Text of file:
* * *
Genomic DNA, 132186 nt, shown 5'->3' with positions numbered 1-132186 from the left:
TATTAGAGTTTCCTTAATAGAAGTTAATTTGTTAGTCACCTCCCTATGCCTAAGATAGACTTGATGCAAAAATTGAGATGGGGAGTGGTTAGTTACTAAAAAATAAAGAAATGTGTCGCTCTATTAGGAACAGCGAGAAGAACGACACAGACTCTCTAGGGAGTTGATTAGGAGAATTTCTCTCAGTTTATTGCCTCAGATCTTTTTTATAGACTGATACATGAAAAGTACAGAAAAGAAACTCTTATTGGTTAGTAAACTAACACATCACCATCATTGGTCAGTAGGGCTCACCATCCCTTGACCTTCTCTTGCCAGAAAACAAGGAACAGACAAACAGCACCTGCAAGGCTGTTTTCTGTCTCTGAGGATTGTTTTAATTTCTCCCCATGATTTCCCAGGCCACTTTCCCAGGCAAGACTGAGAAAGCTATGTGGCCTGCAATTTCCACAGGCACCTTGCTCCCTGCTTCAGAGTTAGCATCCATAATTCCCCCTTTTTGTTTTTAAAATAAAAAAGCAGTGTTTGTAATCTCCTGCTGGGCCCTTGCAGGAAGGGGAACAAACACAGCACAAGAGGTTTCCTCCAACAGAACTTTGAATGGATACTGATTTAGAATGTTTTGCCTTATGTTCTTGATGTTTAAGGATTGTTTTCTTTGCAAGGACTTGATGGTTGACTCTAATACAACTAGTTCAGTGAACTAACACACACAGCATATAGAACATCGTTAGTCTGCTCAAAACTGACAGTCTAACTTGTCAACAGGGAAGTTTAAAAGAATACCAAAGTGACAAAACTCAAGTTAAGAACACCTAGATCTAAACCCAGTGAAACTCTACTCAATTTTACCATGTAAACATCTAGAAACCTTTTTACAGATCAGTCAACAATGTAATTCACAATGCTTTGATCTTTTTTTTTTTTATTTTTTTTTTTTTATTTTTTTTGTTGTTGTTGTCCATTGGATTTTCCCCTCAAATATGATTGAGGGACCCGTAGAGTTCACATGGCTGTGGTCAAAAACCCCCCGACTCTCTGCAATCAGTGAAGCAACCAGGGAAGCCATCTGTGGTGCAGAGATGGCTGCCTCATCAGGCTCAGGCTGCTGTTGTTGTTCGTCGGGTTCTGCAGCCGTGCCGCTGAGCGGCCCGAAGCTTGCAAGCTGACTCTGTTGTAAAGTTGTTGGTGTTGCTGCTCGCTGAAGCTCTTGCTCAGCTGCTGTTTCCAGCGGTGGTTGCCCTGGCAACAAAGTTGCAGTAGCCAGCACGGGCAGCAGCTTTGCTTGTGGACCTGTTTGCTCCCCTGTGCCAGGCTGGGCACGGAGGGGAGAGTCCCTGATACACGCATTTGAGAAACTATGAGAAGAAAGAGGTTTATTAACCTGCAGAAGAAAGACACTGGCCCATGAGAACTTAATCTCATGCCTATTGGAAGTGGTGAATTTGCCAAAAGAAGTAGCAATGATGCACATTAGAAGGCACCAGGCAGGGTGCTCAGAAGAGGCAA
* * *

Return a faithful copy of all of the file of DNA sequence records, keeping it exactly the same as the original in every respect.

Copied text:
Genomic DNA, 132186 nt, shown 5'->3' with positions numbered 1-132186 from the left:
TATTAGAGTTTCCTTAATAGAAGTTAATTTGTTAGTCACCTCCCTATGCCTAAGATAGACTTGATGCAAAAATTGAGATGGGGAGTGGTTAGTTACTAAAAAATAAAGAAATGTGTCGCTCTATTAGGAACAGCGAGAAGAACGACACAGACTCTCTAGGGAGTTGATTAGGAGAATTTCTCTCAGTTTATTGCCTCAGATCTTTTTTATAGACTGATACATGAAAAGTACAGAAAAGAAACTCTTATTGGTTAGTAAACTAACACATCACCATCATTGGTCAGTAGGGCTCACCATCCCTTGACCTTCTCTTGCCAGAAAACAAGGAACAGACAAACAGCACCTGCAAGGCTGTTTTCTGTCTCTGAGGATTGTTTTAATTTCTCCCCATGATTTCCCAGGCCACTTTCCCAGGCAAGACTGAGAAAGCTATGTGGCCTGCAATTTCCACAGGCACCTTGCTCCCTGCTTCAGAGTTAGCATCCATAATTCCCCCTTTTTGTTTTTAAAATAAAAAAGCAGTGTTTGTAATCTCCTGCTGGGCCCTTGCAGGAAGGGGAACAAACACAGCACAAGAGGTTTCCTCCAACAGAACTTTGAATGGATACTGATTTAGAATGTTTTGCCTTATGTTCTTGATGTTTAAGGATTGTTTTCTTTGCAAGGACTTGATGGTTGACTCTAATACAACTAGTTCAGTGAACTAACACACACAGCATATAGAACATCGTTAGTCTGCTCAAAACTGACAGTCTAACTTGTCAACAGGGAAGTTTAAAAGAATACCAAAGTGACAAAACTCAAGTTAAGAACACCTAGATCTAAACCCAGTGAAACTCTACTCAATTTTACCATGTAAACATCTAGAAACCTTTTTACAGATCAGTCAACAATGTAATTCACAATGCTTTGATCTTTTTTTTTTTTATTTTTTTTTTTTTATTTTTTTTGTTGTTGTTGTCCATTGGATTTTCCCCTCAAATATGATTGAGGGACCCGTAGAGTTCACATGGCTGTGGTCAAAAACCCCCCGACTCTCTGCAATCAGTGAAGCAACCAGGGAAGCCATCTGTGGTGCAGAGATGGCTGCCTCATCAGGCTCAGGCTGCTGTTGTTGTTCGTCGGGTTCTGCAGCCGTGCCGCTGAGCGGCCCGAAGCTTGCAAGCTGACTCTGTTGTAAAGTTGTTGGTGTTGCTGCTCGCTGAAGCTCTTGCTCAGCTGCTGTTTCCAGCGGTGGTTGCCCTGGCAACAAAGTTGCAGTAGCCAGCACGGGCAGCAGCTTTGCTTGTGGACCTGTTTGCTCCCCTGTGCCAGGCTGGGCACGGAGGGGAGAGTCCCTGATACACGCATTTGAGAAACTATGAGAAGAAAGAGGTTTATTAACCTGCAGAAGAAAGACACTGGCCCATGAGAACTTAATCTCATGCCTATTGGAAGTGGTGAATTTGCCAAAAGAAGTAGCAATGATGCACATTAGAAGGCACCAGGCAGGGTGCTCAGAAGAGGCAA